I love my 1967 Saab Model 96. Yes, it is homely, but it is quick and nimble, and a pleasure to drive. The only drawback has been the dismal stopping power of the tiny drum brakes up front. I’ve had my drums turned for roundness, and added new brake shoes and slave cylinder, but still the brakes leave me anxious in the event I should ever be called on for a panic stop.
That’s why about 6 months ago I acquired the disc brake spindles and axles from a Saab 95 (station wagon) of similar year. I had been told that these units are simple bolt-on replacements for the original drum brakes. I also understand that some of the later model 96’s had disc brakes which are compatible as well.
My disc brakes came from a crusty old wagon that was sitting forlornly out in a field. Fortunately the wheels were already off, and the front end was blocked up a bit, which made removal super easy.. just remove (or cut) the brake line, then remove just 3 bolts that attach the entire hub and axle to the front suspension, and pull it out.
To be sure, my donor brakes were a sad sight when first obtained. Rusty, greasy, crusty, pretty much says it all.
I spent the better part of 2 days cleaning these up.. disassembling, bead blasting, painting, then retrofitting with new wheel bearings, rotors, hoses, pads, and rubber gaitors for the axle. I also fabricated new locktab plates for the mounting bolts, as the originals had been closed and opened one too many times. Now they look like new!
Then my attention was diverted to other tasks, and my “new” disc setup has languished in the back storeroom for several months.
Finally, today became the day to get those discs installed on my Saab. I was truly surprised at how quickly and simply the project went (well, if you call 6 hours quick!).
The sequential steps:
- Remove both front wheels (note.. it is NOTE necessary to remove the big nut holding the axle to the drum hub.. it all comes out together)
- Disconnect the brake lines on each side, located on the engine side of the inner fender well:
This could very well be the most difficult task in the project, as that connection is hidden way down, almost out of sight, with scarce room for a wrench (even worse access on the passenger side due to the battery tray) You may very well need an assistant to hold a wrench on the rubber line nut(in the wheel well) while you disconnect that brake line connection.
- Loosen the clamp or tiewrap on the large end of the rubber gaitor around the axle at the transmission, and slide the gaitor outward a bit to be clear of the transmission
- Remove the pinch bolt from the lower arm of the hub assembly. You will need an 11/16 socket for the lock nut, and a 5/8″ socket on the bolt head on the other side:
- Bend out the lock tabs then remove the two 3/4″ headed bolts that secure the upper portion of the hub assembly to the suspension. These bolts will be STUBBORN, and there is scarce room to get an impact gun in there. I used a long 3/4″ box end wrench combined with a couple of whacks with a 3 lb hammer to persuade each loose:
- At this point, the entire assembly is ready to remove from the vehicle. With some sort of support underneath the brake drum, just lift the outer assembly upward, where it will free itself from the pivot shaft the lower piece sits on. It should just come right up with little or no persuasion. Then, continue to pull the drum and the axle through the vertical access opening in the fender well until you have everything on the ground. Take note that the transmission end of the axle has a “T” shaped end, and on each leg of the “T” is a bearing cap containing needle bearings, much like a standard differential U-joint. You will need to be careful when pulling this free to insure that the cap doesn’t fall off the “T” shaft, spilling all your needles. This is a great place to employ a helper. Then, just as soon as the axle is pulled a few inches free of the transmission, have the helper clean off each end, then wrap tape from one end to the other to keep it all in place, such as can barely be seen here in the extreme right side of this photo:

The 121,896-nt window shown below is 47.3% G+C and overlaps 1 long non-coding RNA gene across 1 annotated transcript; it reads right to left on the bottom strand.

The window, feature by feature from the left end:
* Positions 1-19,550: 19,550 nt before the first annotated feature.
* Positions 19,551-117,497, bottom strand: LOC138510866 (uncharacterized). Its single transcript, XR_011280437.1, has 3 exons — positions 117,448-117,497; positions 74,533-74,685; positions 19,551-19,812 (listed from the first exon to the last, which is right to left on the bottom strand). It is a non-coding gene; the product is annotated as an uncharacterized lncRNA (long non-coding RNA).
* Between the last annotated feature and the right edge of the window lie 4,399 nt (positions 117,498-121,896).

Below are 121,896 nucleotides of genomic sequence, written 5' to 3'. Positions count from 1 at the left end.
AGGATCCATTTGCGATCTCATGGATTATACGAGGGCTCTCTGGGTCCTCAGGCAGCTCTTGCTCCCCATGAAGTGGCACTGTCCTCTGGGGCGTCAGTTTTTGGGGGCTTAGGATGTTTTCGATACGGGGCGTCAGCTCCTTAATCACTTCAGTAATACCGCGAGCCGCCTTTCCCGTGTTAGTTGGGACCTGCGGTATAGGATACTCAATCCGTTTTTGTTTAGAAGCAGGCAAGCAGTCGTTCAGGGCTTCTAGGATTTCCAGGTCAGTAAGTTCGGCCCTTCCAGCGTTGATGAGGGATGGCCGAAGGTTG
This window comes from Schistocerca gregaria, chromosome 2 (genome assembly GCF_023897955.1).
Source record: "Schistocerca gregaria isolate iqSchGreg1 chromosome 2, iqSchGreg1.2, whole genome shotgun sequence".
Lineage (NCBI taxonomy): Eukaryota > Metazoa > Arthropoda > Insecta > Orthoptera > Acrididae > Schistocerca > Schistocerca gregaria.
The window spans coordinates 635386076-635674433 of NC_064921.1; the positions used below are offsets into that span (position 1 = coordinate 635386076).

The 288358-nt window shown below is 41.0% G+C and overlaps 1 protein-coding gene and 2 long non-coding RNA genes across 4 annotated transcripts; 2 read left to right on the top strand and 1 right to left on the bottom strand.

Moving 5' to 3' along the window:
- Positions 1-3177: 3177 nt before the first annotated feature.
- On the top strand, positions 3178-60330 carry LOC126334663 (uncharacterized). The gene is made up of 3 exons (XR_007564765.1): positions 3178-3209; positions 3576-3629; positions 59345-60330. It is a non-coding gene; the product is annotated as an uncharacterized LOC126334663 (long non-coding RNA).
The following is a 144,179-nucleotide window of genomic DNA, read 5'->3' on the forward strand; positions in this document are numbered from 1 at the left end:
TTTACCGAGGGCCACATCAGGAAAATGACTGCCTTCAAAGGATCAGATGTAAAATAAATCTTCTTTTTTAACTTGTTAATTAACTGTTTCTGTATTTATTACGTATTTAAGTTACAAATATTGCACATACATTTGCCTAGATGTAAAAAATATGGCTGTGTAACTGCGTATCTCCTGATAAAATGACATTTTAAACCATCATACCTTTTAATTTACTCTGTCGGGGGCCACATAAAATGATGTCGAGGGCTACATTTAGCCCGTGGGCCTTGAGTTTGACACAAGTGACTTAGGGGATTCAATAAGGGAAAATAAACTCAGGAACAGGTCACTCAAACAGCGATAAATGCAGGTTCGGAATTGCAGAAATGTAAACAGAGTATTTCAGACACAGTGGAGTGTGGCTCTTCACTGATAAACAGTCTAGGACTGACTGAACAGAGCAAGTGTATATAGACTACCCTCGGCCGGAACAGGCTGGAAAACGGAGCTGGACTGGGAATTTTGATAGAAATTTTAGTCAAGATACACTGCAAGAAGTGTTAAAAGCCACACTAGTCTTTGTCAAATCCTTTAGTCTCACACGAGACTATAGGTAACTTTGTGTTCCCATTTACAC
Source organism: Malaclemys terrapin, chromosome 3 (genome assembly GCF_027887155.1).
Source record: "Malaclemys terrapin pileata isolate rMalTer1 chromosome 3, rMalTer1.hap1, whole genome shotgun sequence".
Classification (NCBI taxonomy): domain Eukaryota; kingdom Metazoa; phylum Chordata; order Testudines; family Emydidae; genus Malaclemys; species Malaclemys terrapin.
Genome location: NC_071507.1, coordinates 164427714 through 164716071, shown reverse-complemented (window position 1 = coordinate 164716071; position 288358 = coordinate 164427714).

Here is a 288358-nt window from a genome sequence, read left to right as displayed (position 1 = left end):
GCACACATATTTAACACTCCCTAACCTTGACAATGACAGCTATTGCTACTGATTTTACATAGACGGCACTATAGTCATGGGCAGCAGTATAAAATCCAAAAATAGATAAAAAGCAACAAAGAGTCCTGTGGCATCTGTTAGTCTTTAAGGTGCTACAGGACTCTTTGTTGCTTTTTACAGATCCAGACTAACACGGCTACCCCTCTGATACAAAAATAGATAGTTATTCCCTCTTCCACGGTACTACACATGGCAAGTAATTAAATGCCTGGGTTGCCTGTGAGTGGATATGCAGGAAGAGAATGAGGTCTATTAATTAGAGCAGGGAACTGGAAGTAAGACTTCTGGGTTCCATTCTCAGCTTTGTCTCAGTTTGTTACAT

- Once the old brake assembly/axle is out of the way, you can see the nature of the receptacle in the transmission that mates with the axle “T” handle:
Now is the time to give a good cleaning and remove all that old grease, then pack new grease (the special Saab stuff if you can get it) back in the opening. Before regreasing, though, inspect those slots for wear (although good luck finding replacement inner hubs!). Fortunately, mine were in good condition.
- Ready to install the new disc brake assembly? Slide the inner rubber boot/gaitor OUTBOARD along the axle shaft (toward the disc brake) as far as it will go so it isn’t in the way when passing the Axle “T” through the fender well slot.
- Turn the T slot receptacle on the transmission so it is vertical as pictured above, but don’t worry too much at this point with trying to mate the axle.
- I would suggest leaving the bearing caps on the end of the axle securely taped until AFTER the next step is completed, to guard against having one of the caps fall off.
- While your helper guides the axle through the fenderwell, and with the TOP of the disc rotor canted outward, lift up the hub and set it back on its lower pivot post. With the top of the rotor tilted outward, there will still be clearance to fit the axle “T” into the transmission.
- Now move the top part of the hub assembly toward its 2-bolt mating surface, while your helper guides the axle “T” into the transmission.
- Secure the two bolts at the top of the hub mount (don’t forget the locktab plate!), then tighten the pinch bolt/nut on the lower part of the hub cradle. Here’s what the new assembly looks like in place:
- Now you can lower the car, and reattach the brake hoses on each side, AND install a clamp or tie wrap on the rubber axle boots.
- Bleed the brakes, and you are ready for some vastly improved stopping power!